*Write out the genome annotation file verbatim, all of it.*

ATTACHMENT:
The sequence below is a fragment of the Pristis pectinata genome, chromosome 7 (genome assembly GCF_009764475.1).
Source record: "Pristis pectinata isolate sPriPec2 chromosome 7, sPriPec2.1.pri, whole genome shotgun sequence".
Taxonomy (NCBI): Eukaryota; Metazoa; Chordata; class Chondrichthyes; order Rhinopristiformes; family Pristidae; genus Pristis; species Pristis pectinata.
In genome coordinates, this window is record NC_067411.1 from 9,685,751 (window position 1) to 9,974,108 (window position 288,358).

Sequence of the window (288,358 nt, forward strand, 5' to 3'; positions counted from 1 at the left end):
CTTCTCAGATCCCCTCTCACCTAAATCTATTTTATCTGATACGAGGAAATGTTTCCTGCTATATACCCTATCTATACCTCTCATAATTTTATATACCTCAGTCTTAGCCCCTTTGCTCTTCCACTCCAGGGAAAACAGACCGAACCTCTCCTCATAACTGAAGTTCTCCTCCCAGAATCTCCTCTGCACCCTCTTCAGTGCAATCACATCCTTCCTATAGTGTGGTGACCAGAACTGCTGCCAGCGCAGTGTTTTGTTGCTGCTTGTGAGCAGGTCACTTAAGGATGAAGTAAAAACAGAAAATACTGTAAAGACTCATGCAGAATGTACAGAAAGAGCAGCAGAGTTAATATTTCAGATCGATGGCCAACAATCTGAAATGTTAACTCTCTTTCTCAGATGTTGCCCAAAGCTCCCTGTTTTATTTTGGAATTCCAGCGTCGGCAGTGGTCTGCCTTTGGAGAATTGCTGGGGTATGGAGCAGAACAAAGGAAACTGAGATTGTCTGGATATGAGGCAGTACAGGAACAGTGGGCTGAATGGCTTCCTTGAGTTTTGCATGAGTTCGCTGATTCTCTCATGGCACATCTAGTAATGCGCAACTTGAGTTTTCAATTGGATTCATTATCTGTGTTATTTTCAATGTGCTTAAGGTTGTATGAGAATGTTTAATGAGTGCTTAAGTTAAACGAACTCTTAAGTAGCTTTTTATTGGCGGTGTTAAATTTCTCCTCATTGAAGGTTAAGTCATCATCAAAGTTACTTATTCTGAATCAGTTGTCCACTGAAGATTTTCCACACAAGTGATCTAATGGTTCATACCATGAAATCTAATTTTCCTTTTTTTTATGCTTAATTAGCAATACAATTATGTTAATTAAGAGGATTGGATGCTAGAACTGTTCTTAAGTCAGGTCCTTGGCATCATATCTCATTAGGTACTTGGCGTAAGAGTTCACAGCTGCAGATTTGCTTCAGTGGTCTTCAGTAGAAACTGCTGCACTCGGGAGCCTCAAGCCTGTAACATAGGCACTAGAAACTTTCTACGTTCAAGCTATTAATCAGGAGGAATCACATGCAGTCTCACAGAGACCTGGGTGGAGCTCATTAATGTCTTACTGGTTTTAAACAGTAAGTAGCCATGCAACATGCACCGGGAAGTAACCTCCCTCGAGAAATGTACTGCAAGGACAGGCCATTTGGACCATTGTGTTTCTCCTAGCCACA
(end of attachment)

The sequence below is a fragment of the Pristis pectinata genome, chromosome 7 (genome assembly GCF_009764475.1).
Source record: "Pristis pectinata isolate sPriPec2 chromosome 7, sPriPec2.1.pri, whole genome shotgun sequence".
Taxonomy (NCBI): Eukaryota; Metazoa; Chordata; class Chondrichthyes; order Rhinopristiformes; family Pristidae; genus Pristis; species Pristis pectinata.
In genome coordinates, this window is record NC_067411.1 from 9,685,751 (window position 1) to 9,974,108 (window position 288,358).

Sequence of the window (288,358 nt, forward strand, 5' to 3'; positions counted from 1 at the left end):
CTTCTCAGATCCCCTCTCACCTAAATCTATTTTATCTGATACGAGGAAATGTTTCCTGCTATATACCCTATCTATACCTCTCATAATTTTATATACCTCAGTCTTAGCCCCTTTGCTCTTCCACTCCAGGGAAAACAGACCGAACCTCTCCTCATAACTGAAGTTCTCCTCCCAGAATCTCCTCTGCACCCTCTTCAGTGCAATCACATCCTTCCTATAGTGTGGTGACCAGAACTGCTGCCAGCGCAGTGTTTTGTTGCTGCTTGTGAGCAGGTCACTTAAGGATGAAGTAAAAACAGAAAATACTGTAAAGACTCATGCAGAATGTACAGAAAGAGCAGCAGAGTTAATATTTCAGATCGATGGCCAACAATCTGAAATGTTAACTCTCTTTCTCAGATGTTGCCCAAAGCTCCCTGTTTTATTTTGGAATTCCAGCGTCGGCAGTGGTCTGCCTTTGGAGAATTGCTGGGGTATGGAGCAGAACAAAGGAAACTGAGATTGTCTGGATATGAGGCAGTACAGGAACAGTGGGCTGAATGGCTTCCTTGAGTTTTGCATGAGTTCGCTGATTCTCTCATGGCACATCTAGTAATGCGCAACTTGAGTTTTCAATTGGATTCATTATCTGTGTTATTTTCAATGTGCTTAAGGTTGTATGAGAATGTTTAATGAGTGCTTAAGTTAAACGAACTCTTAAGTAGCTTTTTATTGGCGGTGTTAAATTTCTCCTCATTGAAGGTTAAGTCATCATCAAAGTTACTTATTCTGAATCAGTTGTCCACTGAAGATTTTCCACACAAGTGATCTAATGGTTCATACCATGAAATCTAATTTTCCTTTTTTTTATGCTTAATTAGCAATACAATTATGTTAATTAAGAGGATTGGATGCTAGAACTGTTCTTAAGTCAGGTCCTTGGCATCATATCTCATTAGGTACTTGGCGTAAGAGTTCACAGCTGCAGATTTGCTTCAGTGGTCTTCAGTAGAAACTGCTGCACTCGGGAGCCTCAAGCCTGTAACATAGGCACTAGAAACTTTCTACGTTCAAGCTATTAATCAGGAGGAATCACATGCAGTCTCACAGAGACCTGGGTGGAGCTCATTAATGTCTTACTGGTTTTAAACAGTAAGTAGCCATGCAACATGCACCGGGAAGTAACCTCCCTCGAGAAATGTACTGCAAGGACAGGCCATTTGGACCATTGTGTTTCTCCTAGCCACA